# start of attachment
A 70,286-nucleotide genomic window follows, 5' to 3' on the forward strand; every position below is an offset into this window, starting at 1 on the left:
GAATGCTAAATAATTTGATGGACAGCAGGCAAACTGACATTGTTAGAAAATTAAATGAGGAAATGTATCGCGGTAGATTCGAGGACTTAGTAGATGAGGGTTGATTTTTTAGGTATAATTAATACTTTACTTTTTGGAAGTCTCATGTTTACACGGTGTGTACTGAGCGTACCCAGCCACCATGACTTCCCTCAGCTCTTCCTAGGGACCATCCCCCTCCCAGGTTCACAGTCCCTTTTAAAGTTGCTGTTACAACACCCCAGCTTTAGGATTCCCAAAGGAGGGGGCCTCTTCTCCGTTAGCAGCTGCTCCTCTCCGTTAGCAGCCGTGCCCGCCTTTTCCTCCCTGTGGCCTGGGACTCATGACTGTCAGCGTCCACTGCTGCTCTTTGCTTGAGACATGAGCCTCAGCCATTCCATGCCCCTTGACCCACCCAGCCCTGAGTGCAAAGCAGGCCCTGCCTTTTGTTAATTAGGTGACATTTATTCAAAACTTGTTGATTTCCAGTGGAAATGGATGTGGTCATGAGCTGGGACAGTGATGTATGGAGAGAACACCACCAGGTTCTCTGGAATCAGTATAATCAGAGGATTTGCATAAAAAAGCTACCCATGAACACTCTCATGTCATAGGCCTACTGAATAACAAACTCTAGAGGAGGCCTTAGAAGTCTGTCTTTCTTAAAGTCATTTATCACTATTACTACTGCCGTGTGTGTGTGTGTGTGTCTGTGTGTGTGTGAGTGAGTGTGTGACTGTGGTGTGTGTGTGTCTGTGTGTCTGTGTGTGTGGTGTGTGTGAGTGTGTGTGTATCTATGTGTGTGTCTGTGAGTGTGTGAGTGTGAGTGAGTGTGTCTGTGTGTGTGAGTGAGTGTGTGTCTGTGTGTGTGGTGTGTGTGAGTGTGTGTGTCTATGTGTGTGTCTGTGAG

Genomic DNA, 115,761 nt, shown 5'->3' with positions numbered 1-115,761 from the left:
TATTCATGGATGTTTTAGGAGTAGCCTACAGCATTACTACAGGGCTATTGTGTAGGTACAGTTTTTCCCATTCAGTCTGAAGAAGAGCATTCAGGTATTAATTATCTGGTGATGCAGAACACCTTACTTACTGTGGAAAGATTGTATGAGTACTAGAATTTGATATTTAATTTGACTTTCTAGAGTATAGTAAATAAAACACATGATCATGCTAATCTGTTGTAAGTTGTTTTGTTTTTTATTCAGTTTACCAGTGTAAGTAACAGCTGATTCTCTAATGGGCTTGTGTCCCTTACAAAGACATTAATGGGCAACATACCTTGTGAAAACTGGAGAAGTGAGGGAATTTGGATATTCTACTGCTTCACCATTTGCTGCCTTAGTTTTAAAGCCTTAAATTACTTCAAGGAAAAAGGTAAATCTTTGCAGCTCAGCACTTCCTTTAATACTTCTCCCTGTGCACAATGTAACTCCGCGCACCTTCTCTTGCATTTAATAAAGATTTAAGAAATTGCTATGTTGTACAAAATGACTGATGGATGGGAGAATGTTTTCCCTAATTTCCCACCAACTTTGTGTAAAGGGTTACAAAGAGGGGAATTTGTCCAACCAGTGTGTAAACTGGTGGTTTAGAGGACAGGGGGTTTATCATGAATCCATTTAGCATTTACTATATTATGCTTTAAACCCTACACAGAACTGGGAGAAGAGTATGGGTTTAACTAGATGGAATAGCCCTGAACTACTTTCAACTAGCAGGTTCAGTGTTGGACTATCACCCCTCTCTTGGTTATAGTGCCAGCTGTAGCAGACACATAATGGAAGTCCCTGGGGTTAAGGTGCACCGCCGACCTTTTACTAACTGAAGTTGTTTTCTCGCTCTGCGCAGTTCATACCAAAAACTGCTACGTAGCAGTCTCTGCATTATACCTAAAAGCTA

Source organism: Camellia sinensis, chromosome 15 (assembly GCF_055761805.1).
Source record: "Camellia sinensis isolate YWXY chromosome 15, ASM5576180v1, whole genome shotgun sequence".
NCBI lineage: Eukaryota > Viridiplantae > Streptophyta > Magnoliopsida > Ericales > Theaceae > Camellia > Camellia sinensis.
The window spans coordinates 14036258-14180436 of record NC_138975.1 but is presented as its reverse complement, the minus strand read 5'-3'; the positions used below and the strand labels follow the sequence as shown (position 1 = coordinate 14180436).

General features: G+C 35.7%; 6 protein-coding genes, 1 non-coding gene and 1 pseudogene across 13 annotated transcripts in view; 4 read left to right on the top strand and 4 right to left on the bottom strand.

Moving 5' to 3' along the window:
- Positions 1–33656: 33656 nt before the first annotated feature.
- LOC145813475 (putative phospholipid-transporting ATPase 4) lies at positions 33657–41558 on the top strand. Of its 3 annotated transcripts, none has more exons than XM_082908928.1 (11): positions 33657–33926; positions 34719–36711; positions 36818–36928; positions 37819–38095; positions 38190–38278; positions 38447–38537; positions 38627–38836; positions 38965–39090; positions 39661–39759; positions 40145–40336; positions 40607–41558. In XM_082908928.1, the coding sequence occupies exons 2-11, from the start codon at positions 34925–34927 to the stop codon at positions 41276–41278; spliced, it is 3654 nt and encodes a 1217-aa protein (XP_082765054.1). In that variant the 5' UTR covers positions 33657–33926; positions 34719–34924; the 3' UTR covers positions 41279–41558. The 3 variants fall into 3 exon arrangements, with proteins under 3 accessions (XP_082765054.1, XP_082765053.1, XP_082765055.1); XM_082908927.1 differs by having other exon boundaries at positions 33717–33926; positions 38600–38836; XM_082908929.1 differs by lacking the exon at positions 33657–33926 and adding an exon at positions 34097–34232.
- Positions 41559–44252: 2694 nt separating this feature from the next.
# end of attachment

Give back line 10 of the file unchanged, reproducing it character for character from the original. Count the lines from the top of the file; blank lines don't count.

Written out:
Moving 5' to 3' along the window: